Seven Lessons about Life That I Learned From Milking a Cow

I'm part of a vanishing breed that really did milk a cow every morning before school.

Last week, speaking to a state convention about leadership and success, I shared insights gained from these crack-of-dawn experiences.

I started with the common phrase that cows "give milk." This makes it sound like the cow meets you at the fence, milk already in a container, begging you to take her gift. The truth is quite different.

Lesson One: Cows don't give milk. You have to go out of your way to take it.
Life Application: Prosperity doesn't just come to you. You have to make it happen.

Then, as you're taking the milk, you make two other discoveries.

Lesson Two: Cows don't like cold hands.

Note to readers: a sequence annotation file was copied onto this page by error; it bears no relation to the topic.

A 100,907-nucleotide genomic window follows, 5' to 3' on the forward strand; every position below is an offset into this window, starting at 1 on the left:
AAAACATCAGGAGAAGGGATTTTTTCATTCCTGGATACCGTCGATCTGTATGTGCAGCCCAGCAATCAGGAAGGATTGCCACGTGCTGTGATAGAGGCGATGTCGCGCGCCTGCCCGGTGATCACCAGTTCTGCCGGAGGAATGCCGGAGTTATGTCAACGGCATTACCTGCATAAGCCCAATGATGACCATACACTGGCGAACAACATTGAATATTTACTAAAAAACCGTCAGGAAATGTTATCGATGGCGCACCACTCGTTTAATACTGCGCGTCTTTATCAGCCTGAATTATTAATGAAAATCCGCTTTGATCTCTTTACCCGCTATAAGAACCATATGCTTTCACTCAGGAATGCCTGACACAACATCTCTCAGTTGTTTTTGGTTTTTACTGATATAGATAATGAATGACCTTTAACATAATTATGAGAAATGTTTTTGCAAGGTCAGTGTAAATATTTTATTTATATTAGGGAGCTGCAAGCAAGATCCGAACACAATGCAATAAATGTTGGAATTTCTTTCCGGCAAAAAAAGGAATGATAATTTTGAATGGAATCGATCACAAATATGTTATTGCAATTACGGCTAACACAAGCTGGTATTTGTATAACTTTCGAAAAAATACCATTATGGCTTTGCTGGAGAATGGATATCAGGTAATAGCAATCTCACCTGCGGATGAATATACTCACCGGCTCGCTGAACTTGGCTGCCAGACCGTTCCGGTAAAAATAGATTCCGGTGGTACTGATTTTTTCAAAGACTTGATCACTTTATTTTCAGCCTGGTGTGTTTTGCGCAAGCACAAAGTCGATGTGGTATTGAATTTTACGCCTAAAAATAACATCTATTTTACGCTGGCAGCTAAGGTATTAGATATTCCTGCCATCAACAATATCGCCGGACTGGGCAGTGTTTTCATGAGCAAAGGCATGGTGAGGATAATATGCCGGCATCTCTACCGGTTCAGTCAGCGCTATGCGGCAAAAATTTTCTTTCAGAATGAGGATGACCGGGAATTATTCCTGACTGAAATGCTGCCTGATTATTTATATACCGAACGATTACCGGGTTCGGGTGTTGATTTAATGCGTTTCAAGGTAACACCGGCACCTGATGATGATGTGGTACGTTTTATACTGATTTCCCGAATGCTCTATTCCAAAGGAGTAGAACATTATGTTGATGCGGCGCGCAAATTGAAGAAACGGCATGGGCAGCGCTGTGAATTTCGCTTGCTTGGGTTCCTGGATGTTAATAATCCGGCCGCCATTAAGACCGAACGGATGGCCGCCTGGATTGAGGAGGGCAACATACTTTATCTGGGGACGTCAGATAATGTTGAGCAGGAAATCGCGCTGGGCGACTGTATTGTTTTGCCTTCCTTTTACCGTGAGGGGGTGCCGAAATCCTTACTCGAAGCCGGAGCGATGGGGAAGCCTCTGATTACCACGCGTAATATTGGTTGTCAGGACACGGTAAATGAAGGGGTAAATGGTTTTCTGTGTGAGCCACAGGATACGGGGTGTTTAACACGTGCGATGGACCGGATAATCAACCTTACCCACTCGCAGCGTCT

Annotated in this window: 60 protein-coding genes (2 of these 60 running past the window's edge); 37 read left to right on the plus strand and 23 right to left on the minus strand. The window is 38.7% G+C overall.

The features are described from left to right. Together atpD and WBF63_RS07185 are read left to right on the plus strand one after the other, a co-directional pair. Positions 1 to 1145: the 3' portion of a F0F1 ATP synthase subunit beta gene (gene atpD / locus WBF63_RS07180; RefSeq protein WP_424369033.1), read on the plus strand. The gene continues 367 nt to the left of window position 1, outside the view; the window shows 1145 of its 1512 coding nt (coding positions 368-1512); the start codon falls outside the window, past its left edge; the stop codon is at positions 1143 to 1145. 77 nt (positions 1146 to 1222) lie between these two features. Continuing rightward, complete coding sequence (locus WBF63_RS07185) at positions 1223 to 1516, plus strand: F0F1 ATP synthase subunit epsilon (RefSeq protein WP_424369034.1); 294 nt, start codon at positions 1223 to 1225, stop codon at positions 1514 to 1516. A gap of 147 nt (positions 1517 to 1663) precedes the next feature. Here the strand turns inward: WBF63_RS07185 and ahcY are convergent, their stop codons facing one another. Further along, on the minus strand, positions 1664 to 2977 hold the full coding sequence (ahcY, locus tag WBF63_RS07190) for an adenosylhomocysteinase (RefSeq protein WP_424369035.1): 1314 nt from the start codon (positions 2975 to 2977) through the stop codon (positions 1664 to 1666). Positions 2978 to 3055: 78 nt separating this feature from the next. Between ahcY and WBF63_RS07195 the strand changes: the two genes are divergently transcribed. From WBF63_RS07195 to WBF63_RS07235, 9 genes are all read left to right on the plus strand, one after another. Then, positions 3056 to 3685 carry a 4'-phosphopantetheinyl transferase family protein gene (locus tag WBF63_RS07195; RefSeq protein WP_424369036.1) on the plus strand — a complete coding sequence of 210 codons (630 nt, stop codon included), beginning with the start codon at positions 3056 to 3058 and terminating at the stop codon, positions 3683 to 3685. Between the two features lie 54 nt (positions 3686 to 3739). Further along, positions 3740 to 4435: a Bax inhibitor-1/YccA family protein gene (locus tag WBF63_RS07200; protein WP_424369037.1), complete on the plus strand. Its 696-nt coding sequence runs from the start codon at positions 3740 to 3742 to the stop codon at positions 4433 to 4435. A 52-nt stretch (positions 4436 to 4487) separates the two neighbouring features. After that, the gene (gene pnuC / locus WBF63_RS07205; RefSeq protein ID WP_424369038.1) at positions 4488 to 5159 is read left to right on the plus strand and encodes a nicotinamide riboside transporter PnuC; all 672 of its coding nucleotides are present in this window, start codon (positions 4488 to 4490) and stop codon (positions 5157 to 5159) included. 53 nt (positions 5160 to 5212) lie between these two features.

Life Application: People with a warm touch have greater success.

Lesson Three: She will only kick the bucket over when it's almost full.
Life Application: Bad things will happen — and at the worst of times.

For city-folk to understand the fourth lesson, you have to picture yourself sitting on a milking stool, tugging away, your mind off on some distant subject. Just then the cow decides to swat a fly with her tail. Unfortunately, the side of your head is directly in her trajectory. That's when you learn:

Lesson Four: Forget the horns — it's the tail that hurts.
Life Application: What you watch for is never what blindsides you.

In that same instant you discover:

Lesson Five: You can't move very fast seated on a stool.
Life Application: Once you sit down, you're at the mercy of the world.

Then there are two final lessons:

Lesson Six: When she says you're finished, you're finished.
Life Application: Accept what you can't control and get on with your life.

Lesson Seven: Milk comes from the back end of cows. So does other stuff.
Life Application: Positioning is everything.


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